Anyone Want $2 Million Worth of Hydroxychloroquine? Asking for Oklahoma.

The state of Oklahoma has wound up with 100,000 doses of the drug former President Trump falsely touted as a cure for COVID-19.
January 27, 2021, 3:47pm
Reuquinol for sale in a pharmacy in the Brazilian city of Belo Horizonte, this Wednesday 20. Fernando Moreno / AGIF (via AP)​
Reuquinol for sale in a pharmacy in the Brazilian city of Belo Horizonte, this Wednesday 20. Fernando Moreno / AGIF (via AP)

Last year, the state of Oklahoma bought $2 million worth of hydroxychloroquine, the repurposed anti-malaria drug that former President Donald Trump promoted as a remedy for coronavirus. Not even a year later, Oklahoma’s trying to get its money back.

Oklahoma Attorney General Mike Hunter’s office is “assisting the health department in trying to return the stockpile” of hydroxychloroquine it bought in April 2020—1.2 million pills, or 100,000 doses—Hunter spokesperson Alex Gerszewski confirmed to VICE News Wednesday. Gerszewski said Hunter’s office got involved after being asked by the health department. 

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FFF Enterprises, the Southern California-based company that sold Oklahoma the pills, did not immediately respond to a request for comment from VICE News. Oklahoma’s efforts to return the stockpile were first reported by The Frontier

Hydroxychloroquine sulfate was first approved for medical use in the United States in 1955, but at the beginning of the COVID-19 pandemic it underwent a resurgence as a supposed treatment for the coronavirus. It was approved by the Food and Drug Administration for emergency use to treat the coronavirus on March 28.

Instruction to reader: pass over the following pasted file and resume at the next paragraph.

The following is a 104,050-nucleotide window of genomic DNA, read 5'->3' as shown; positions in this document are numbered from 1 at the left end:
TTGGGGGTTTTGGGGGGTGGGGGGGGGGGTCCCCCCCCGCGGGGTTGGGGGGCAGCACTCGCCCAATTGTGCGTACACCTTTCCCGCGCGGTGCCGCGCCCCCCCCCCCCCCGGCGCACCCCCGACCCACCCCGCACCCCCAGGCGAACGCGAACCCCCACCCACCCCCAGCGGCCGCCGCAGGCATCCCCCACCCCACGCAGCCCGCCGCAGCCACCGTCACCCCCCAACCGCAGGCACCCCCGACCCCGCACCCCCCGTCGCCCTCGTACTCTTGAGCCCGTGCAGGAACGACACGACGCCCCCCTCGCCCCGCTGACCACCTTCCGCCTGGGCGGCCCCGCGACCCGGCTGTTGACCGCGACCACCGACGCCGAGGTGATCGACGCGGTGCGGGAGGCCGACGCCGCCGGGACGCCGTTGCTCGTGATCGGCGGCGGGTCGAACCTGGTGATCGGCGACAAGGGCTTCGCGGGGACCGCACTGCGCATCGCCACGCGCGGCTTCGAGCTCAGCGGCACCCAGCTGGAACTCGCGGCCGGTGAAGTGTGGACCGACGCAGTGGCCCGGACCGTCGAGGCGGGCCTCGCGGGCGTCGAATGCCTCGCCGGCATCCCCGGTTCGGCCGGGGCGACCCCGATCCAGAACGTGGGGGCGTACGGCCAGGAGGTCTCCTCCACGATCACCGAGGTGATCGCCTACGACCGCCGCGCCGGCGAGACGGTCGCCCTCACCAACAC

But in June, the FDA revoked that authorization, saying that based on available evidence and serious side effects, the agency “determined that chloroquine and hydroxychloroquine are unlikely to be effective in treating COVID-19 for the authorized uses in the EUA.” 

“Additionally, in light of ongoing serious cardiac adverse events and other potential serious side effects, the known and potential benefits of chloroquine and hydroxychloroquine no longer outweigh the known and potential risks for the authorized use,” the agency’s revocation said.

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But even after the FDA and the National Institutes of Health (NIH) disavowed the drug to treat COVID-19, Trump continued to defend it and suggested that doctors were only saying it didn’t work because they didn’t like him personally.

“I took it for a 14-day period, and I'm here,” he said on July 28. “I don't think you lose anything by doing it, other than politically. It doesn't seem to be too popular, you know why? Because I recommend it.”

Though nearly two dozen states mostly won by Trump in 2016 had obtained 30 million hydroxychloroquine pills by the end of April 2020—mostly free of charge from FEMA—Oklahoma and Utah were the only states that purchased them from private wholesalers, a decision for which they almost immediately came under fire

At the time, a spokesperson for Oklahoma Gov. Kevin Stitt told the Associated Press that buying the stockpile of hydroxychloroquine happened in the “fog of war,” and Stitt defended the purchase by saying hydroxychloroquine was “useful for any number of ailments, to include things like lupus, other autoimmune diseases, and so that money will not have gone to waste in any respect.” 

The Lupus Foundation of America estimates that 1.5 million people in the United States have lupus, and about 2,000 people are diagnosed with malaria in the U.S. every year, according to the Centers for Disease Control and Prevention. People all over the world who suffer from rheumatological diseases like lupus had trouble filling prescriptions after hydroxychloroquine emerged as a supposed coronavirus treatment and “faced worse physical and mental health outcomes as a result,” a survey by the American College of Rheumatology found in November

Stitt’s office continued to defend the purchase this week in a statement to The Frontier.  

“Every decision the Governor makes is with the health and lives of Oklahomans in mind, including purchasing hydroxychloroquine, securing PPE, and now distributing vaccines as quickly and efficiently as possible to combat this COVID crisis,” a spokesperson told the Frontier.